People who smoke have weak bones. Tobacco increases the speed at which bone deteriorates. Besides this, the rate of formation of new bone cells (osteoblasts) also decreases in smokers. Smoking also affects the blood supply to bones and other body tissues. As a result, the spine becomes weak, and the risk of disc degeneration increases.

Occupational Activities

People engaged in physically demanding jobs may experience spinal disc degeneration before age.

What Causes Disc Degeneration?

After 40, almost everyone experiences disc degeneration as it is a normal part of aging. But not everyone experiences pain or other symptoms. They are often noticed after some time.

Spinal discs have multiple layers whereas the outer disc is tough and fibrous. While on the other hand, the innermost part is soft and gelatinous. This part is the nucleus populous. When the disc degenerates, the nucleus protrudes out. Some of the common causes of the condition include:


Degenerative disc disease is common with age and hence, the commonest cause of the condition is aging. However, it is not necessary that symptoms develop right away after degeneration starts. Symptoms may take time to develop.

Activity Levels

Athletes and people with high activity levels in routine life also cause wear & tear in spinal discs. Such activities include dancing, running, wrestling, and other sports like tennis, cricket, and hockey.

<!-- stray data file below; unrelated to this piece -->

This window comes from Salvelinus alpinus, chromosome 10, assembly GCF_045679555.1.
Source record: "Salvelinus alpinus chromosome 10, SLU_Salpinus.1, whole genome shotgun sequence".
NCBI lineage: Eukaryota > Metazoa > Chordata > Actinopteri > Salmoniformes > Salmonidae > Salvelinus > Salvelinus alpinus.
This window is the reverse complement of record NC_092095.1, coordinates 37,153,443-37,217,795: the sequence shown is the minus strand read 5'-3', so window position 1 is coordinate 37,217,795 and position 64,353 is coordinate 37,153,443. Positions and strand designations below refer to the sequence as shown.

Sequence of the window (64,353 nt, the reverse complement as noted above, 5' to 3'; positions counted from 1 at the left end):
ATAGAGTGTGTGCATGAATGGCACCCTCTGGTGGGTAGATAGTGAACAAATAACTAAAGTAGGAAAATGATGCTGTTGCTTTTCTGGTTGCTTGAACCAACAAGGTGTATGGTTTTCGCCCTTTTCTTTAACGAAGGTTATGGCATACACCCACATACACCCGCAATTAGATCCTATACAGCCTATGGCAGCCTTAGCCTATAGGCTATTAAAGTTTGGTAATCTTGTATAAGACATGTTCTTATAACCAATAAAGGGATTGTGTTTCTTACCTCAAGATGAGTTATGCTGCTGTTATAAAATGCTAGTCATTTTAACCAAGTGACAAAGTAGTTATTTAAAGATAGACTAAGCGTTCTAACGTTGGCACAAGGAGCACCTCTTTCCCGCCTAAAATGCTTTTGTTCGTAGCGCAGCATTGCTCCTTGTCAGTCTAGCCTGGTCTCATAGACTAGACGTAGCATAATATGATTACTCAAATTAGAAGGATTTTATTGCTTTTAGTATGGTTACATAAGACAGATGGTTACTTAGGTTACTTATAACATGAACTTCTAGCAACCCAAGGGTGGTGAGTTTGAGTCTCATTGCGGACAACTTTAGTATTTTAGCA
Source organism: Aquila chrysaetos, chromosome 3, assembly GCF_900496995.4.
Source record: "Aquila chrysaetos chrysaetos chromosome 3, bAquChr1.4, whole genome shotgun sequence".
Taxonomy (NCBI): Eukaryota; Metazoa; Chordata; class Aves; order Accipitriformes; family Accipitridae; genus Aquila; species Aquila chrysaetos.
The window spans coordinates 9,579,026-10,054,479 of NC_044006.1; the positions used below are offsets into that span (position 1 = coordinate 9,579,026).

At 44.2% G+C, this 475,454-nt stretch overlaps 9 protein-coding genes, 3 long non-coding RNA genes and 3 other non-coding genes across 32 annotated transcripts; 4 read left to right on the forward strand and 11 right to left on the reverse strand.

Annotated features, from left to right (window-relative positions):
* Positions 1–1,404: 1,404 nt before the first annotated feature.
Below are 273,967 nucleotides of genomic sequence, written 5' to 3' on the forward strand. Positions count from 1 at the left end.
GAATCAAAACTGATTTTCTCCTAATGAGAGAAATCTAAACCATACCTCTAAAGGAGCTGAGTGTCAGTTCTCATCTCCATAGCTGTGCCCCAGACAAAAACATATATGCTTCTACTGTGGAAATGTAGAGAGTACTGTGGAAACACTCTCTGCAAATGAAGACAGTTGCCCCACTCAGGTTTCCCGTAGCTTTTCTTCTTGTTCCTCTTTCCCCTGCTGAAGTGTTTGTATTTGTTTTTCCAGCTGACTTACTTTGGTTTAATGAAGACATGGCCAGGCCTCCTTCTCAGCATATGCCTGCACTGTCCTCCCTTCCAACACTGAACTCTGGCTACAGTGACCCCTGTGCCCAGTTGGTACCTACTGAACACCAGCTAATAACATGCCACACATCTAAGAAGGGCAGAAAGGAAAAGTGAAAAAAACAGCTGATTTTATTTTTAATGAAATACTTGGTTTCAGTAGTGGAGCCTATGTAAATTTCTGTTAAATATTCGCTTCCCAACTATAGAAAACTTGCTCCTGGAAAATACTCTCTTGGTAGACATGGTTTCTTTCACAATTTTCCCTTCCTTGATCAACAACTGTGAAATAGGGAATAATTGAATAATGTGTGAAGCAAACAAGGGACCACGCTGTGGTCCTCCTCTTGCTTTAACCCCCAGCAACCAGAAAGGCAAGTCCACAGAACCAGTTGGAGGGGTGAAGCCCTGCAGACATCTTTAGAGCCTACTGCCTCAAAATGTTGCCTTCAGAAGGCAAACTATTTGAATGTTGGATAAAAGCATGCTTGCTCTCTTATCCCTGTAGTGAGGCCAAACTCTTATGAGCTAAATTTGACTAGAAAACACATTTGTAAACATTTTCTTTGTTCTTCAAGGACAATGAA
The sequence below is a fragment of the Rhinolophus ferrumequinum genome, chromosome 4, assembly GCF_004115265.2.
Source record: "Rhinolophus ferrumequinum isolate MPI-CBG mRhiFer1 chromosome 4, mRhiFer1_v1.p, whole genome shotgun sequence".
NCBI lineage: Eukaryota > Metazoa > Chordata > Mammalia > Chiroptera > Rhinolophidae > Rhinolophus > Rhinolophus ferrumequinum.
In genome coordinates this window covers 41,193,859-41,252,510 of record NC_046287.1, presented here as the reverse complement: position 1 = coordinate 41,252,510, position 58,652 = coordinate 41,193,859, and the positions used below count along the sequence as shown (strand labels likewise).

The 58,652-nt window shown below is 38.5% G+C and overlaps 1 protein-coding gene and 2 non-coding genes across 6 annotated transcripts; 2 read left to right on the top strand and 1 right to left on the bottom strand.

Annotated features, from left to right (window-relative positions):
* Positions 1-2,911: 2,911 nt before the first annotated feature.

Back injuries are likely to cause spinal problems and disc degeneration is among the commonest. Accidents occurring because of automobile injuries also increase the risk of degenerative disc disease.

Genetic Makeup

Studies have also found that degenerative disc disease runs in families. This means several genetic defects make the spine weak. As a result, the disc degenerates easily.

Spinal Diseases

Inflammatory spine conditions like ankylosing spondylitis increase the risk of disc degeneration.

What Are the Symptoms of Disc Degeneration?

Disc degeneration is painful and causes discomfort when the person performs certain movements. According to research, spinal degeneration starts to occur at a constant rate in the mid-20s. As the age increase and people reach their 50s or 60s, symptoms start to occur.

More than 80% of people will show some sign of degeneration in MRI reports but, symptoms may not occur in all. In some, severe pain occurs.

Back pain is the first symptom that people with disc degeneration experience. Besides pain, other signs, and symptoms that may occur include:

  • Locking of the back
  • Neck pain
  • Loss or limited motion of the spine
  • Stiffness in the back
  • Pain radiating through buttocks and legs or arms and legs
  • Increased pain after sitting for long periods
  • Weakness in the leg or foot, especially in severe cases

What is the Diagnosis of Degenerative Disc Disease?

Diagnosis of degenerative disc disease requires a thorough physical examination followed by imaging tests. During the physical examination, the orthopedic specialist will look for back pain and its severity. The patient will be asked to walk or move his upper body in different directions to check the range of motion.

The orthopedic specialist will also ask about any previous injuries like falls or accidents. The goal of physical examination is to assess nerve function, muscle strength, and painful areas. Besides this, imaging tests confirm the condition and its severity. The tests ordered may include: